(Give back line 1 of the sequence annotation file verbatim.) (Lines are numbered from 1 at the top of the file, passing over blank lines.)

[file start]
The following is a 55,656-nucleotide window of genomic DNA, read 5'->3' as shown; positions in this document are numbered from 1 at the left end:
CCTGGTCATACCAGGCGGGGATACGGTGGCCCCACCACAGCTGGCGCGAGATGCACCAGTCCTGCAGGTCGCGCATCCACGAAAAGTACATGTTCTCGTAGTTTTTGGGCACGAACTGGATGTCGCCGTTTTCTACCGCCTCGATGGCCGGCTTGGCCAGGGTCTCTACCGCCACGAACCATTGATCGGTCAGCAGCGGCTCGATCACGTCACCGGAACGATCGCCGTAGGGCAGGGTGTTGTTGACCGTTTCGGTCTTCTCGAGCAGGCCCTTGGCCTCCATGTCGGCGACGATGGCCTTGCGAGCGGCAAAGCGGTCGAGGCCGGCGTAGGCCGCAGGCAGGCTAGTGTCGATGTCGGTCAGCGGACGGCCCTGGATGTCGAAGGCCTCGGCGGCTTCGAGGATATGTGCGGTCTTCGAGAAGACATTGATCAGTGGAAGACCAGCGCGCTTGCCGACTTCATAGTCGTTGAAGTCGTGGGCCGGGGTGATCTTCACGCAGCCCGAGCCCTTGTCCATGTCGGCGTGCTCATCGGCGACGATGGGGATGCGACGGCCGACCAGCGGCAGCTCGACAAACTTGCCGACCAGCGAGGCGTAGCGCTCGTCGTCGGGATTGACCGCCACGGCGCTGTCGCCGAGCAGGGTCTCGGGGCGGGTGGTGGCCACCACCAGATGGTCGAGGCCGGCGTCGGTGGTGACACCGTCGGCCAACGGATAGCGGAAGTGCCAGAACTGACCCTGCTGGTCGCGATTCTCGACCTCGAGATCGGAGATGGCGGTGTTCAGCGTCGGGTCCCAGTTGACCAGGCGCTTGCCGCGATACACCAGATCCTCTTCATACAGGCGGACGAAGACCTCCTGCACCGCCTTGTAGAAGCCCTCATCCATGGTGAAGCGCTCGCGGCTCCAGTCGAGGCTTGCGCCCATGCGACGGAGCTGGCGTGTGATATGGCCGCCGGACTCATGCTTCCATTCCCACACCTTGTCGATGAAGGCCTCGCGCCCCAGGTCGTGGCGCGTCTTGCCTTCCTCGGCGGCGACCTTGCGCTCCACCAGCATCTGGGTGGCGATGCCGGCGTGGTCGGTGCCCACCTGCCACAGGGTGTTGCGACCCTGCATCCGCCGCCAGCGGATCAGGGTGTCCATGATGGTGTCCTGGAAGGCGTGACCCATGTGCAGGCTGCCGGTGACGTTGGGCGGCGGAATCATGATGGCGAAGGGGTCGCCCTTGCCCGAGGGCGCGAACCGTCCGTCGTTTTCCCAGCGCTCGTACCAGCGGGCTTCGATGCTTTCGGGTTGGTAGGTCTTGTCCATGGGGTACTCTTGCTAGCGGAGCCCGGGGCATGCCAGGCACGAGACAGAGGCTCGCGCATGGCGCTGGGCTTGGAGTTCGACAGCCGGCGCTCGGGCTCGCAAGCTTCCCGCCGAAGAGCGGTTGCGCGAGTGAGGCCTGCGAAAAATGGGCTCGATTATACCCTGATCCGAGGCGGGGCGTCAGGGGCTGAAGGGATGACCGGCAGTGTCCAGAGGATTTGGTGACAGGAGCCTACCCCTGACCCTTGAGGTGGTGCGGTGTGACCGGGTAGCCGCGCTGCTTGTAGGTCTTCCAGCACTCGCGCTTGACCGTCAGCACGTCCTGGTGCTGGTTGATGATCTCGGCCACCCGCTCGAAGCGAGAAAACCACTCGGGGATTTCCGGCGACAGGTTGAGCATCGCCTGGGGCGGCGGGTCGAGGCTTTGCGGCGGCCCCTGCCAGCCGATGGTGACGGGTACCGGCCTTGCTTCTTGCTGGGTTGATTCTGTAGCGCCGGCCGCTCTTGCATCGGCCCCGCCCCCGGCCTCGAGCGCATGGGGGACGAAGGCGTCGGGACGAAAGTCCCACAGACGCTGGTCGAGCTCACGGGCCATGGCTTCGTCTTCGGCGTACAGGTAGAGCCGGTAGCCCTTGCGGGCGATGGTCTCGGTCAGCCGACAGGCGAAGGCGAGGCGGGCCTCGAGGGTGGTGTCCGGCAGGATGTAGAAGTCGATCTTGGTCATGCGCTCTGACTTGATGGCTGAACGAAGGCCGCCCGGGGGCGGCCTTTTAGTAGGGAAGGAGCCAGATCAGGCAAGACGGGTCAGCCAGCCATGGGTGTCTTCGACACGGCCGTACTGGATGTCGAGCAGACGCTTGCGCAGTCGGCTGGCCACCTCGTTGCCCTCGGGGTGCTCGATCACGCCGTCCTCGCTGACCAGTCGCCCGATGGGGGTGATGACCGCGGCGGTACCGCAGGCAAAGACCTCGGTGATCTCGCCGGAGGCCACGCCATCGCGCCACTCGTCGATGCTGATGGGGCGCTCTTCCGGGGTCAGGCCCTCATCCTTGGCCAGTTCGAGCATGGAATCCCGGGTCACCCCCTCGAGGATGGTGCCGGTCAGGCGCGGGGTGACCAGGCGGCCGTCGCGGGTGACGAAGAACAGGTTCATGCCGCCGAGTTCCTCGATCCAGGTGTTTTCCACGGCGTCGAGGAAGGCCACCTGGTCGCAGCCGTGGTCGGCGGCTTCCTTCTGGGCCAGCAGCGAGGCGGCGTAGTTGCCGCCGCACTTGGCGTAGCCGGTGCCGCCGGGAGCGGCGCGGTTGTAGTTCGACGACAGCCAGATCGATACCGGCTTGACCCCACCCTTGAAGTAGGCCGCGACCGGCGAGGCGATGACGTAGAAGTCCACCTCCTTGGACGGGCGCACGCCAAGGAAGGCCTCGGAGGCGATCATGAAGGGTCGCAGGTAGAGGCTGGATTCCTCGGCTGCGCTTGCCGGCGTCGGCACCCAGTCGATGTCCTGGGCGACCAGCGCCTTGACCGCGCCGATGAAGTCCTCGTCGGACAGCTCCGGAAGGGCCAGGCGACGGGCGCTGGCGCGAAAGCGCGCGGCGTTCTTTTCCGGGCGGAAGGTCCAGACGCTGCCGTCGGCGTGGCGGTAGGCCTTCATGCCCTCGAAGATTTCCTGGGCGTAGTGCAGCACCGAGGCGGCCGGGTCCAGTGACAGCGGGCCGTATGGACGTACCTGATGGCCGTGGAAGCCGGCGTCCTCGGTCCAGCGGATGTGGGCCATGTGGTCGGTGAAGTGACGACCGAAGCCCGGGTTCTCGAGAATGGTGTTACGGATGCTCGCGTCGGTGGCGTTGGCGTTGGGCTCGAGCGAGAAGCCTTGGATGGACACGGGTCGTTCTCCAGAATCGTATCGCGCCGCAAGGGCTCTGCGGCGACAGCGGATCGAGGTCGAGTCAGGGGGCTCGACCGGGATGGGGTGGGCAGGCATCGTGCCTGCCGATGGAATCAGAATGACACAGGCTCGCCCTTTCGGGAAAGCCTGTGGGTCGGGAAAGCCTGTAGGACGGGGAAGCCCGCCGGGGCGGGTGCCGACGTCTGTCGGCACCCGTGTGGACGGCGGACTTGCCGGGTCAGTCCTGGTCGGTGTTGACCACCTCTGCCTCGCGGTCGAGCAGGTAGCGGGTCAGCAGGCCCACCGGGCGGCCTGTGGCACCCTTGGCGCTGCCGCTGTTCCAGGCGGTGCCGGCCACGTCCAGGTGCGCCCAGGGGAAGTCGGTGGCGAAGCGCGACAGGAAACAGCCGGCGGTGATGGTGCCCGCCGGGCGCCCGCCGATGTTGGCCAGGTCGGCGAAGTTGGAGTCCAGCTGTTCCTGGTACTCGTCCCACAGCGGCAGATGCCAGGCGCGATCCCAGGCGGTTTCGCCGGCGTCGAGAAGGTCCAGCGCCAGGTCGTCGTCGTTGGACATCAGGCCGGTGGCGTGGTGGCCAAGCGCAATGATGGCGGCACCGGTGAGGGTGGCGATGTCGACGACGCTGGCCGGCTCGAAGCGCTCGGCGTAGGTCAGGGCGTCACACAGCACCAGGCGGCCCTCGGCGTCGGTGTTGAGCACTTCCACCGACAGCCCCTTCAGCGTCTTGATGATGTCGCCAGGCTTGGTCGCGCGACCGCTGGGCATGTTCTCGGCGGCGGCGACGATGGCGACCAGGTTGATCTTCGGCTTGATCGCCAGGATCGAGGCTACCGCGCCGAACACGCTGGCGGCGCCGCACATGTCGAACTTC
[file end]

The following is a 55,656-nucleotide window of genomic DNA, read 5'->3' as shown; positions in this document are numbered from 1 at the left end: